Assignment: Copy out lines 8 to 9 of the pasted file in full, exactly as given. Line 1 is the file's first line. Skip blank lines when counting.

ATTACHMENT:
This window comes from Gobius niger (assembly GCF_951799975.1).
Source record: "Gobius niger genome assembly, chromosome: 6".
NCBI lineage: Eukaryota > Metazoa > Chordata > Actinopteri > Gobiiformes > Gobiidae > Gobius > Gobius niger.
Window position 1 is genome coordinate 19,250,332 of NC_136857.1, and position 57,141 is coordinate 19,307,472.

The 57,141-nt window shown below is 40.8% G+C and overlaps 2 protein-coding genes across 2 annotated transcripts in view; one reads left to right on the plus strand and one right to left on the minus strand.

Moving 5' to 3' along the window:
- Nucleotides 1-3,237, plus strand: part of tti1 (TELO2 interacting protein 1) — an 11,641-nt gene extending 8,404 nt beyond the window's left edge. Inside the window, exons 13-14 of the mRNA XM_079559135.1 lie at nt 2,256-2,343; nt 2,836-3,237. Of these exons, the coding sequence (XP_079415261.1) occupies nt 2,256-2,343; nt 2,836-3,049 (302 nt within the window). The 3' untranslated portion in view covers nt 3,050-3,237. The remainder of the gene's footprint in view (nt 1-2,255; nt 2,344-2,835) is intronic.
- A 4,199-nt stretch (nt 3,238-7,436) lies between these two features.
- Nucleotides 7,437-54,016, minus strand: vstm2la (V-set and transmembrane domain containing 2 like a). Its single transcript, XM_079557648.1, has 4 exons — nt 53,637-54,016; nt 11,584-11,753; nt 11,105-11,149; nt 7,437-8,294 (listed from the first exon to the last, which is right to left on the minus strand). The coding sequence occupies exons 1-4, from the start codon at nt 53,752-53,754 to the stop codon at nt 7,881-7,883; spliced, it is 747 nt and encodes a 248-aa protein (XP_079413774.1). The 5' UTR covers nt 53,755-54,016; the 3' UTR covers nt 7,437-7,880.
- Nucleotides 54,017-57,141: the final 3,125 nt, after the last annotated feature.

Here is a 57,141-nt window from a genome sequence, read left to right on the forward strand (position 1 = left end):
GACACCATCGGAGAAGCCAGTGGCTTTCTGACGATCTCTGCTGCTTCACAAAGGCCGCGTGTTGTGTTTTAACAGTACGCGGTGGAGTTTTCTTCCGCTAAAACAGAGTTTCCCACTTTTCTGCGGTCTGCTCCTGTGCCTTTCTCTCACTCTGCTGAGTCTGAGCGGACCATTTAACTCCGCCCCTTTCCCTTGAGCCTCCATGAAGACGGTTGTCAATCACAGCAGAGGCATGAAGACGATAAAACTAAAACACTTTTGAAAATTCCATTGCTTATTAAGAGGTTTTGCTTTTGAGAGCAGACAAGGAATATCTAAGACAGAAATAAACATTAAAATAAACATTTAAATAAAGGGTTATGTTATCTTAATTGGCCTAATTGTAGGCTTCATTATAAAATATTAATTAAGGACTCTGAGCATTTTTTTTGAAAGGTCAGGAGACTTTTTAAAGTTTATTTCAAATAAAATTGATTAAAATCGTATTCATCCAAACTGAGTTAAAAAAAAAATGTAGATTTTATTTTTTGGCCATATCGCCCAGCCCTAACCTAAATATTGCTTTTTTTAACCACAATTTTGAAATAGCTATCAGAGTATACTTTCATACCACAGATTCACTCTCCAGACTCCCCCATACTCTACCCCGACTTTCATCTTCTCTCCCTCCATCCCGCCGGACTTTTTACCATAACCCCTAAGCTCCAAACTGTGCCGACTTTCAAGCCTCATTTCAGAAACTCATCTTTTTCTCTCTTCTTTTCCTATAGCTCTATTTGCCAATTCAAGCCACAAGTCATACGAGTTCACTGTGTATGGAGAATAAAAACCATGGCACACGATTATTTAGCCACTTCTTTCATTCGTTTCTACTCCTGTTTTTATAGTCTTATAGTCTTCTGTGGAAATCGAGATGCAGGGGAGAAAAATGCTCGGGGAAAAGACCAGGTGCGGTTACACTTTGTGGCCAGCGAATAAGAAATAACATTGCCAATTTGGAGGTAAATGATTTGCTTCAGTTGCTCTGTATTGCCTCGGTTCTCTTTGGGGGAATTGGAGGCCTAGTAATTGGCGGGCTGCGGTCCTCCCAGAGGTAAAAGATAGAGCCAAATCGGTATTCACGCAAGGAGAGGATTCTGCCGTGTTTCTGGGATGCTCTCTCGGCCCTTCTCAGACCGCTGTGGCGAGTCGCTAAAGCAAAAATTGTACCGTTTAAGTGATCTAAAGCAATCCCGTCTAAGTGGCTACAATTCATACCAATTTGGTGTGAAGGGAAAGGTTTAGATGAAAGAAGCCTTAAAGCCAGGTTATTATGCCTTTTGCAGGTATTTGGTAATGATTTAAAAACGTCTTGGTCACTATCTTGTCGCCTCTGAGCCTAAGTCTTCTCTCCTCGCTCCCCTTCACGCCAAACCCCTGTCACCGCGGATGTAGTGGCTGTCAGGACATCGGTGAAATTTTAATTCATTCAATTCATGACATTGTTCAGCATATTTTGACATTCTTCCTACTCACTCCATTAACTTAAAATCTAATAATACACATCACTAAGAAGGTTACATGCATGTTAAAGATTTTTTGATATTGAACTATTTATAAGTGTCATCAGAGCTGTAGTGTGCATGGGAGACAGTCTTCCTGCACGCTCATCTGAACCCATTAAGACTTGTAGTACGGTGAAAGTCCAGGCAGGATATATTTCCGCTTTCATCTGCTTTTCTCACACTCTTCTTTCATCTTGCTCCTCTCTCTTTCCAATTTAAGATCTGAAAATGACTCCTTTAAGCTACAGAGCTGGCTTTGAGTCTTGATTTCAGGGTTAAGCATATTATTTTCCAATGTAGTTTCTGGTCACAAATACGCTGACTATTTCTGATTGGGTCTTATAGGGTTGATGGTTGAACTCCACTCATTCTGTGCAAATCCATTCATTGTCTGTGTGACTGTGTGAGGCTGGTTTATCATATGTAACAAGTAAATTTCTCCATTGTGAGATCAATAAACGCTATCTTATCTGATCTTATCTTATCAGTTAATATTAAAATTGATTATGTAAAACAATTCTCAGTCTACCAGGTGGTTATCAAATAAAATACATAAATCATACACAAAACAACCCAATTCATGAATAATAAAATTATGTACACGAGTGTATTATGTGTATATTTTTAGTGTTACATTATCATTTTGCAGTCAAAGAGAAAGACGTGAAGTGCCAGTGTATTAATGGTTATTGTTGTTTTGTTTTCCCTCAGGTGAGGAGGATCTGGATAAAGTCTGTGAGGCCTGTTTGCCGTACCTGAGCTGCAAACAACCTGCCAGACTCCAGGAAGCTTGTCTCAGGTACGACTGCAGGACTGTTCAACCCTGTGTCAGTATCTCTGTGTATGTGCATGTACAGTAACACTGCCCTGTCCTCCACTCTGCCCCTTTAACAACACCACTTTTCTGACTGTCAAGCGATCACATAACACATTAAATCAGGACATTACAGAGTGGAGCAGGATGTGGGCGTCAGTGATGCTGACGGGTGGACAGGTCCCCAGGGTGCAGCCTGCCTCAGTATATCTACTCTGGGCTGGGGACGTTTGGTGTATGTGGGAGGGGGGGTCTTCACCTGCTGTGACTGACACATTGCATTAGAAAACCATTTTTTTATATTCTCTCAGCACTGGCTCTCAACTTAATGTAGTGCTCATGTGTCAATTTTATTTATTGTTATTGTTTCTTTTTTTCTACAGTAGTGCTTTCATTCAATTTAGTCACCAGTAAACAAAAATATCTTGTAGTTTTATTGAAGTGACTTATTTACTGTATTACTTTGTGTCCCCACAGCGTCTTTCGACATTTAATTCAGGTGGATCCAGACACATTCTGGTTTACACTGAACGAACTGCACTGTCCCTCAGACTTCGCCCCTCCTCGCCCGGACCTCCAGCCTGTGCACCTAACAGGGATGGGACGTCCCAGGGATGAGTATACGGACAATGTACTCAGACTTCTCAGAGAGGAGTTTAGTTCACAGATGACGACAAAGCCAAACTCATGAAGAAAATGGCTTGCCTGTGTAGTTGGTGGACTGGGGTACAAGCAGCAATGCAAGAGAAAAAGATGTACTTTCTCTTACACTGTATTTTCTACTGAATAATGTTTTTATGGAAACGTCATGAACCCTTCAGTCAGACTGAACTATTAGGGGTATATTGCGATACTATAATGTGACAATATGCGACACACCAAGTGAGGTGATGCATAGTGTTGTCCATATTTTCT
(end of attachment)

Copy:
- A 4,199-nt stretch (nt 3,238-7,436) lies between these two features.
- Nucleotides 7,437-54,016, minus strand: vstm2la (V-set and transmembrane domain containing 2 like a). Its single transcript, XM_079557648.1, has 4 exons — nt 53,637-54,016; nt 11,584-11,753; nt 11,105-11,149; nt 7,437-8,294 (listed from the first exon to the last, which is right to left on the minus strand). The coding sequence occupies exons 1-4, from the start codon at nt 53,752-53,754 to the stop codon at nt 7,881-7,883; spliced, it is 747 nt and encodes a 248-aa protein (XP_079413774.1). The 5' UTR covers nt 53,755-54,016; the 3' UTR covers nt 7,437-7,880.